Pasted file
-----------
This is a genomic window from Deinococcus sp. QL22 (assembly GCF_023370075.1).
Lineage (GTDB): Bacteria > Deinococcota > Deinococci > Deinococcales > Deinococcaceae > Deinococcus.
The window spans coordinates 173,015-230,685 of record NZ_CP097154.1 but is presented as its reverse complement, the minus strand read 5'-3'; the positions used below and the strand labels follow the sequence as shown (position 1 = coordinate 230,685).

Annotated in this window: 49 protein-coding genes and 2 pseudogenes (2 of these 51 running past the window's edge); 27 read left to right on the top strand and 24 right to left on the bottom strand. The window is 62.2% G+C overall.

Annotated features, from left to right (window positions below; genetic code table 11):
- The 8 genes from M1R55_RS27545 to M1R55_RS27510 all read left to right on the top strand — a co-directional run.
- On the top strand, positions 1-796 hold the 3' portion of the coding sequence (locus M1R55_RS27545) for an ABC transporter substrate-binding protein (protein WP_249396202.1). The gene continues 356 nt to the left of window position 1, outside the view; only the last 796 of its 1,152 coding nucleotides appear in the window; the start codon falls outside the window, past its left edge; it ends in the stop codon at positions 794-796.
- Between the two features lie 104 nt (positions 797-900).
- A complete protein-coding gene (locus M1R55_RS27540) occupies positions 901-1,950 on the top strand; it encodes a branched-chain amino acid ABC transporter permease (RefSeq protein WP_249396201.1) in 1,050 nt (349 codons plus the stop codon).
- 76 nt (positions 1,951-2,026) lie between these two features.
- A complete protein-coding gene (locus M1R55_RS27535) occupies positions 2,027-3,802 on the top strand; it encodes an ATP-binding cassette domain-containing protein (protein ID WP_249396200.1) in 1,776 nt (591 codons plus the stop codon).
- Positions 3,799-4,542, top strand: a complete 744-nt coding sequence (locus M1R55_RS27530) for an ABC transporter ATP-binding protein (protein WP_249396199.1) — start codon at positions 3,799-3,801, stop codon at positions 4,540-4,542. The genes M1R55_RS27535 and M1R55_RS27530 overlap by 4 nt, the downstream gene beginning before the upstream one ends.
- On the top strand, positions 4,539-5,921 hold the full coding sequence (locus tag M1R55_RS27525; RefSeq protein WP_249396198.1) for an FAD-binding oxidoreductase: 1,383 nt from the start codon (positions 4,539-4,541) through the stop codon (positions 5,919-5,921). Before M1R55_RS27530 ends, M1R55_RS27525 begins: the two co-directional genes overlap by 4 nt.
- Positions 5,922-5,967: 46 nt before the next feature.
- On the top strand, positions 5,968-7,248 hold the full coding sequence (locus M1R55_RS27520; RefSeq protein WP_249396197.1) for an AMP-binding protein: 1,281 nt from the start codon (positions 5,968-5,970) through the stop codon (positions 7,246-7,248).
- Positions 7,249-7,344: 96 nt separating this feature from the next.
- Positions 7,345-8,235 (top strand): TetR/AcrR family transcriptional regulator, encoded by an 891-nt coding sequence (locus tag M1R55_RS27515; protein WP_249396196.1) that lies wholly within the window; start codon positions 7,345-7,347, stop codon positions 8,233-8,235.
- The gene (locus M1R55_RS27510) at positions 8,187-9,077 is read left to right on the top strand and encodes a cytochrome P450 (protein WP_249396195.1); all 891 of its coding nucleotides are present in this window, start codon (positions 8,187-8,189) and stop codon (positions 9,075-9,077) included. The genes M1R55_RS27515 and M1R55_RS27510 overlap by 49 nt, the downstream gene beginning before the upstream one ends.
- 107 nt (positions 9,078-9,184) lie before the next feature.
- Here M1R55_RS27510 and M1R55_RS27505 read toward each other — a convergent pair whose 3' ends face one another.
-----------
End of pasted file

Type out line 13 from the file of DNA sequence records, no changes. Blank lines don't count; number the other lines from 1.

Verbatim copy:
- On the top strand, positions 4,539-5,921 hold the full coding sequence (locus tag M1R55_RS27525; RefSeq protein WP_249396198.1) for an FAD-binding oxidoreductase: 1,383 nt from the start codon (positions 4,539-4,541) through the stop codon (positions 5,919-5,921). Before M1R55_RS27530 ends, M1R55_RS27525 begins: the two co-directional genes overlap by 4 nt.